Making sense of tragic events

The first few shots fired by a young man to kill his mother–who owned the gun–would not have broken through the orchestrated silence on gun control.  The movie theater massacre in Aurora, Colorado didn’t, nor did a pointed question at the presidential debates.  The horrific school shooting in Newtown, and the deaths of twenty first graders might.

It depends on how well prepared advocates for gun control are, and how much work they’ve done over the past four years to build support for reform.

Here, I fear I’ll end up reiterating the basic points I made after a lone gunman attacked Representative Gabrielle Giffords in Tucson, killing six people, severely wounding others.  That was not quite two years ago, and other mass shootings have taken place since.

But here’s the story:

Attention is limited.  Always.

Although widespread gun ownership in America is constant, as is the eruptions of murders and mass killings with guns, mainstream politicians have mostly stayed away from engaging a political fight that usually looks unwinnable.  When sudden events put the consequences of our policies in high relief, that political fight can look more urgent or more promising.

We want to believe that we can control our lives–or at least protect our children.  We want to believe that tragedies are avoidable.  Crisis lets us haul out our favorite understanding of the world to offer remedies.  Activists and advocates try to fill the discussion with their own answers.

Mass shootings are rare events in the United States–and much rarer elsewhere, resulting from idiosyncratic mixes of weapons, young white men, and mental illness.  Advocates can run all sorts of explanations and remedies through the moment.

The easy availability of highly lethal weapons is an obvious culprit.  Gun control advocates have been waging an uphill struggle over the past decade plus, and Newtown allows them to revisit the arguments they’ve been making forever, perhaps with a newly responsive audience.  Representative Carolyn McCarthy (Democrat, New York) entered politics after her husband and son were shot in a mass killing on the Long Island Railroad nearly 20 years ago.  She’s been making the case for stricter controls since, and has promised to embarrass President Obama if he doesn’t exercise leadership on the issue.

This last shooting seems to have broken the ranks of those opposed to any efforts at regulating weapon ownership.  Mark DeMoss, formerly an adviser to Governor Mitt Romney, has urged Republicans to defect from the absolutists in their party, and work for sensible regulations.  Senator Joe Manchin (Democrat, West Virginia), who has enjoyed stellar rankings from the National Rifle Association (NRA), has called for the organization to negotiate reasonable restrictions that might prevent future tragedies.  Senator Manchin had run campaign ads featuring himself shooting.  There will be others.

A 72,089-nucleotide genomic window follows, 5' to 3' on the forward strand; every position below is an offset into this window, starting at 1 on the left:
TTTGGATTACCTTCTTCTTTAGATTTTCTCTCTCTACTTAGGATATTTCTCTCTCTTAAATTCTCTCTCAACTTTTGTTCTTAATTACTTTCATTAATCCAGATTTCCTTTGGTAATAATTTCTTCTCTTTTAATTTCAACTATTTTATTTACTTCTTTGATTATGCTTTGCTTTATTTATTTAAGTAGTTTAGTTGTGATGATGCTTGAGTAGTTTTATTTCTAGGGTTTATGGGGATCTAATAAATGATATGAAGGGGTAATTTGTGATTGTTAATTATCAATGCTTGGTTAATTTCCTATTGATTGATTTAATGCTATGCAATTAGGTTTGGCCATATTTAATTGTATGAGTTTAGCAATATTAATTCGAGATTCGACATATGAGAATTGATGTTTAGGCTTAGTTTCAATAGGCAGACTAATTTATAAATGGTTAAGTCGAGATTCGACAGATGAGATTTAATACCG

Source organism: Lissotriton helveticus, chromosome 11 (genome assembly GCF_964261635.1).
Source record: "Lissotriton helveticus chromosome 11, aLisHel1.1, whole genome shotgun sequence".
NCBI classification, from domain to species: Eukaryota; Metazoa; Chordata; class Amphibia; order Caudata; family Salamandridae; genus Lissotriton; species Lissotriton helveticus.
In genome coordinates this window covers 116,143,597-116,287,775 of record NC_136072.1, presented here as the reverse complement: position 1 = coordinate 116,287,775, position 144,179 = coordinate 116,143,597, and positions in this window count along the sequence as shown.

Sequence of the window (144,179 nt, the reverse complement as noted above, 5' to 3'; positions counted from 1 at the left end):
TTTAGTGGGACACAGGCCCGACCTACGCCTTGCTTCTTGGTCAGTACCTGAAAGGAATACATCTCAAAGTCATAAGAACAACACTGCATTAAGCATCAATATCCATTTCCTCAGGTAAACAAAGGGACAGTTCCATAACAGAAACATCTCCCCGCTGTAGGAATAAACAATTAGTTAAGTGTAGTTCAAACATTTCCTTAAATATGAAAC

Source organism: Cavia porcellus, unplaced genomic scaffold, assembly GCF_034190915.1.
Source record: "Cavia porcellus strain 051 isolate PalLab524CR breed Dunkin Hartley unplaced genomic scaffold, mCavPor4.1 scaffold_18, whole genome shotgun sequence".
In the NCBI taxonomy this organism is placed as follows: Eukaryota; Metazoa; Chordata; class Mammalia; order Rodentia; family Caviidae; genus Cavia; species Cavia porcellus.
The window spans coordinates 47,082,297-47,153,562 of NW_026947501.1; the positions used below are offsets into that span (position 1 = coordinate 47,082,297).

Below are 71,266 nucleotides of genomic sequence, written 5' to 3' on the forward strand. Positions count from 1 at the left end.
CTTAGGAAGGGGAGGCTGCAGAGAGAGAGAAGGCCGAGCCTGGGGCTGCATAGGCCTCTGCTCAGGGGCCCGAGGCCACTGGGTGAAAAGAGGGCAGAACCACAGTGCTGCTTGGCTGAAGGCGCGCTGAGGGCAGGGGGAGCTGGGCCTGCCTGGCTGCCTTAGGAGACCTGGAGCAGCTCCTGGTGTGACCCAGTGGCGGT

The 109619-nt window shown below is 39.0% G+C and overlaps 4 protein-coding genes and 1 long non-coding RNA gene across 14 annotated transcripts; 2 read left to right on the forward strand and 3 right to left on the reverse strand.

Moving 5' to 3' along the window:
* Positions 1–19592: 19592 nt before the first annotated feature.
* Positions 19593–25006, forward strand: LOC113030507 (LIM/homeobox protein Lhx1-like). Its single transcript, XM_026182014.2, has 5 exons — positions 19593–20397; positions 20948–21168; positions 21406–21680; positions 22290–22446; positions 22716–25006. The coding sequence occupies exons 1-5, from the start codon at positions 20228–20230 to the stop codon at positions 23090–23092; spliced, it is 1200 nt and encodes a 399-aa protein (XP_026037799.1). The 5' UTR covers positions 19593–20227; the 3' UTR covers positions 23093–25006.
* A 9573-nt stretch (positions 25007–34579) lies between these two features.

The NRA itself has tried to stay out of the moment, implementing a silence on its website and social media platforms.

But the NRA isn’t the only organized group at work here.

Gun Owners of America, a group that originated out of frustration with the NRA’s willingness to compromise on fundamental issues, quickly issued a statement declaring that gun control advocates had “blood on their hands” for preventing access to arms that would have stopped the Newtown killer.  They continued, “we must also insist that these criminal friendly elected officials not even try to blame gun owners and our ‘gun culture’ for what a criminal did.  Had a few of us been available with guns at the Newton school, most of the victims might still be alive.”

Congressman Louie Gohmert (Republican, Texas) was troubled by the absence of weaponry, particularly in the principal’s office.  In a televised interview, he lamented,  “I wish to God she had had an M4 in her office locked up so when she heard gunfire she pulls it out and she didn’t have to lunge heroically with nothing in her hands, when she takes him out, takes his head off before he can kill those precious kids.”

(Confession: I adore the principal of my daughter’s grammar school.  She has a hard job and too much to do.  I don’t want to add weapons training to her burdens.)

Or maybe it’s just the moral decline of the United States?  Townhall.com columnist Rachel Alexander claims that rampage killings have become more frequent and more severe as church attendance has declined.  (Is it easier to get a troubled young man to open his heart to prayer or to prevent him from getting a lethal weapon? )

Opponents of gun control advance alternative explanations for this horrific event to stall unwanted reforms.  They’ll note that no policy can protect us–or our children–completely, pointing to the massacre of 69 people by a mad gunman in Norway–only last year.

But can we do better?  Shouldn’t we try?

Here, social science should help.  You can see how the rate of gun ownership in the United States compares to that of the rest of the world, particularly other rich countries.  (We own the most guns, and the most lethal weapons.)  You can see how the rate of mass shootings in the United States, and the rate of homicide, compares to that of the rest of the world.

Freedom costs.  We tolerate lunatic ranting, obscenity, and hate in our discourse to protect free speech.  Should we tolerate our children’s vulnerability to protect easy access to semi-automatic weapons?

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About David S. Meyer

Author and professor of Sociology and Political Science at the University of California, Irvine
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